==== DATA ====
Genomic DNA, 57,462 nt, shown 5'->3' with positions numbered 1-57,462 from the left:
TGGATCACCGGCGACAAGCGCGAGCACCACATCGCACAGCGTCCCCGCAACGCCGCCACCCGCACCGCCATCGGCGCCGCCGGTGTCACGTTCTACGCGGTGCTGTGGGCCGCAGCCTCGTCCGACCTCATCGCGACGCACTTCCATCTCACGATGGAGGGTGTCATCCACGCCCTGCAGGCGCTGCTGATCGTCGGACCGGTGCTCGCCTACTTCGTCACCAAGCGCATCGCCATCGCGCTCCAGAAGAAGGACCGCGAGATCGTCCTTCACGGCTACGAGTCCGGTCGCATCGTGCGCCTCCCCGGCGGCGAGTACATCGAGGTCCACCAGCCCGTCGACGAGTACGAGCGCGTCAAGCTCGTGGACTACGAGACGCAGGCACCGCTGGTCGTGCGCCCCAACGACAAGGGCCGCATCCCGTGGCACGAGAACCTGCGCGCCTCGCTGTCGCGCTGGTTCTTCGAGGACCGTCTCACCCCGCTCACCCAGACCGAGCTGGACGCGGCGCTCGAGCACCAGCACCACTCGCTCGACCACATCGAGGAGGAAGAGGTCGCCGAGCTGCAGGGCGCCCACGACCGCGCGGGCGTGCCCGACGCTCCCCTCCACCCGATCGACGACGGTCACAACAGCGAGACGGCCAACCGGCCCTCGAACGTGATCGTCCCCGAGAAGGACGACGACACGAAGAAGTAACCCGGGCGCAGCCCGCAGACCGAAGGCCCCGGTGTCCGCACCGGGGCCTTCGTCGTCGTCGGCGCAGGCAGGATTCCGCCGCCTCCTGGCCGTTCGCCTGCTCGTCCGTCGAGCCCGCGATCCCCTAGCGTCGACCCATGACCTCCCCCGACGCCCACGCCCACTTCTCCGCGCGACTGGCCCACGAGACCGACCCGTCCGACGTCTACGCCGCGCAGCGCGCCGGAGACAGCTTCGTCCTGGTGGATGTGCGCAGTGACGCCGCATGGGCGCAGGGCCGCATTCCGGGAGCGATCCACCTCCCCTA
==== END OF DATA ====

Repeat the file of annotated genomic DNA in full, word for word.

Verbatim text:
Genomic DNA, 57,462 nt, shown 5'->3' with positions numbered 1-57,462 from the left:
TGGATCACCGGCGACAAGCGCGAGCACCACATCGCACAGCGTCCCCGCAACGCCGCCACCCGCACCGCCATCGGCGCCGCCGGTGTCACGTTCTACGCGGTGCTGTGGGCCGCAGCCTCGTCCGACCTCATCGCGACGCACTTCCATCTCACGATGGAGGGTGTCATCCACGCCCTGCAGGCGCTGCTGATCGTCGGACCGGTGCTCGCCTACTTCGTCACCAAGCGCATCGCCATCGCGCTCCAGAAGAAGGACCGCGAGATCGTCCTTCACGGCTACGAGTCCGGTCGCATCGTGCGCCTCCCCGGCGGCGAGTACATCGAGGTCCACCAGCCCGTCGACGAGTACGAGCGCGTCAAGCTCGTGGACTACGAGACGCAGGCACCGCTGGTCGTGCGCCCCAACGACAAGGGCCGCATCCCGTGGCACGAGAACCTGCGCGCCTCGCTGTCGCGCTGGTTCTTCGAGGACCGTCTCACCCCGCTCACCCAGACCGAGCTGGACGCGGCGCTCGAGCACCAGCACCACTCGCTCGACCACATCGAGGAGGAAGAGGTCGCCGAGCTGCAGGGCGCCCACGACCGCGCGGGCGTGCCCGACGCTCCCCTCCACCCGATCGACGACGGTCACAACAGCGAGACGGCCAACCGGCCCTCGAACGTGATCGTCCCCGAGAAGGACGACGACACGAAGAAGTAACCCGGGCGCAGCCCGCAGACCGAAGGCCCCGGTGTCCGCACCGGGGCCTTCGTCGTCGTCGGCGCAGGCAGGATTCCGCCGCCTCCTGGCCGTTCGCCTGCTCGTCCGTCGAGCCCGCGATCCCCTAGCGTCGACCCATGACCTCCCCCGACGCCCACGCCCACTTCTCCGCGCGACTGGCCCACGAGACCGACCCGTCCGACGTCTACGCCGCGCAGCGCGCCGGAGACAGCTTCGTCCTGGTGGATGTGCGCAGTGACGCCGCATGGGCGCAGGGCCGCATTCCGGGAGCGATCCACCTCCCCTA